Helicopter news footage records the discovery of a colossal reptilian footprint on a beach. A grotesque corpse covers the deck of an aircraft carrier. A giant creature destroys the Golden Gate Bridge. Pacific Rim wastes no time establishing the massive scale of the kaiju threat.

To combat that threat, our hero Raleigh Becket (Charlie Hunnam) explains that, “To fight monsters, we created monsters.” He’s referring to the Jaegers, the wrasslin’ robots humanity builds to punch, body slam and double axe handle the kaiju back to their home dimension.

If this sounds like a big, silly action movie, that’s because it is, unabashedly. Pacific Rim revels in its bigness and silliness. Everything you see is in the service of just one thing: having giant monsters throw down with giant robots on as big a movie screen as possible, as often as possible. There is an innocent joy at work here - you can practically see director Guillermo del Toro above it all, pitting the behemoths against each other like a child with his toys.

The Jaeger Gipsy Danger goes for a swim

The problem with big, silly action movies is that audiences seem to dismiss them as being without merit, or being solely for the fanboys. Thus far, Pacific Rim’s box office performance seems to confirm this. Sometimes fun can be an end in itself - no one complains about the lack of character development in a roller coaster. And yet, jaded by decades of artless Michael Bay explosions and Roland Emmerich pap, theatergoers inexplicably opted for an Adam Sandler movie. They are missing something beautiful.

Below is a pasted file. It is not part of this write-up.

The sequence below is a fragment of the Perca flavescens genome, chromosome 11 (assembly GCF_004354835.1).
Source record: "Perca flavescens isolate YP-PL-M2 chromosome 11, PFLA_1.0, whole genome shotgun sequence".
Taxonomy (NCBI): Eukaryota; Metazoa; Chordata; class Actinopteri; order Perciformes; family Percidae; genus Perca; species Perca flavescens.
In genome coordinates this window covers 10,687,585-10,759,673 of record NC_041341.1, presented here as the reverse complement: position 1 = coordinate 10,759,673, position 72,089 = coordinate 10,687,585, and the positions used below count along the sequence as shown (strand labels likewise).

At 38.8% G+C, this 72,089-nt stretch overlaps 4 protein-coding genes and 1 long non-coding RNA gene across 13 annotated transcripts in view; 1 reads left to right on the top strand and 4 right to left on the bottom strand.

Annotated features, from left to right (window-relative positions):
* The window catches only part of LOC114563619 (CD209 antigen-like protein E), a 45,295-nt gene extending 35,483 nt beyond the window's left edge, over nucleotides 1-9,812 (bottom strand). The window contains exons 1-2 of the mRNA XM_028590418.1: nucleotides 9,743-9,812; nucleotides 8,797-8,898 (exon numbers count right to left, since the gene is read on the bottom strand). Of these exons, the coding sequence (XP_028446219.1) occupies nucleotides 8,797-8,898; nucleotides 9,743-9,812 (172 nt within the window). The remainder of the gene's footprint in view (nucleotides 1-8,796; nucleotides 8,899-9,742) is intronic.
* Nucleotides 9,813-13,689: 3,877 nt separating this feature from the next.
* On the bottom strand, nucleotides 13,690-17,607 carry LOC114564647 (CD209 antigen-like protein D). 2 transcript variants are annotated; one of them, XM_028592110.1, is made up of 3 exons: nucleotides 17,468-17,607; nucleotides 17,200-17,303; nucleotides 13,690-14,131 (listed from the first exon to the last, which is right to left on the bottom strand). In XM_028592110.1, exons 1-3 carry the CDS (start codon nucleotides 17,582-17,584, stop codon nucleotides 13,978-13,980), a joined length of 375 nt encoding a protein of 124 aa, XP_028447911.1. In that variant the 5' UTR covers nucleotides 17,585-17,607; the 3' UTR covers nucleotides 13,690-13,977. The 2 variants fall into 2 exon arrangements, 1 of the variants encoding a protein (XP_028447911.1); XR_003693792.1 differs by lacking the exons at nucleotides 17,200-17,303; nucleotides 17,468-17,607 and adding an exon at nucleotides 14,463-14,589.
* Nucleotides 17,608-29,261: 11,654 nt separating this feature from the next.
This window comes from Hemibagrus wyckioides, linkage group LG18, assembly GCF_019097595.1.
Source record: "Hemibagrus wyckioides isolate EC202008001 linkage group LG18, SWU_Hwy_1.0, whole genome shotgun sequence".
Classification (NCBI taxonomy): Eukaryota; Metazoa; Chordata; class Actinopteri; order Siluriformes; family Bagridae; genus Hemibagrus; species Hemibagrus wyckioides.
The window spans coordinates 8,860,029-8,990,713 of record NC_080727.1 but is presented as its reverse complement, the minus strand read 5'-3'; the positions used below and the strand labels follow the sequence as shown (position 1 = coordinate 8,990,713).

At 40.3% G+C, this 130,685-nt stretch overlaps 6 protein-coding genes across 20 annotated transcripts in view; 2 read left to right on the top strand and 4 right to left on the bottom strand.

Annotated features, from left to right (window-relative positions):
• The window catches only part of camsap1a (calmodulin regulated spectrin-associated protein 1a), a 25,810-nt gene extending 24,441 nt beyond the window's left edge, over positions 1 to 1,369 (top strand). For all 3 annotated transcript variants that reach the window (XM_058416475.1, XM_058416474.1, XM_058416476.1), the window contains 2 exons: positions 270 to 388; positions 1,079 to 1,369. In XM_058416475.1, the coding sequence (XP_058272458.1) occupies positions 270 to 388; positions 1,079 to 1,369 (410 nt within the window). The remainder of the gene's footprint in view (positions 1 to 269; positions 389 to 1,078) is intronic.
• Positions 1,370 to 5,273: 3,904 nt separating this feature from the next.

Even though it featured in trailers, it struck me early on that Becket’s line about creating monsters rang false. The Jaegers may be as big as the kaiju, but they’re nowhere near as threatening. Becket is more accurate, and gets right to the soul of the movie, a few minutes later, as his Jaeger is dispatched to the coast of Alaska in the midst of a raging storm. When a hurricane rolled in, he explains, mankind had to just get out of the way. Now, thanks to the Jaegers, we could fight it.

Wanderer Above the Sea of Fog, by Caspar David Friedrich

Storms, like sunsets and waterfalls, have a kind of endless beauty. No matter how often you see them, they maintain the capacity to quicken the pulse, to inspire awe. Roiling clouds, crashes of thunder, blinding jags of lightning, the tattoo of pounding rain, the howl of wind: these things are entirely removed from our control - and threatening - yet their violent splendor fascinates us. Countless stories draw their inspiration from tempests and gales.

In Pacific Rim, the seas swell, dark and terrifying. Rain soaks every surface. But it is the clash of bot and beast that brings the blood and thunder. Through the turmoil, through his over-sized toys, through the spray and splash, Del Toro channels the magnificence of the storm itself. The movie is the storm and the audience can only hunker down and hope for the best.

If that’s not awesome in the purest sense of the word, I don’t know what is.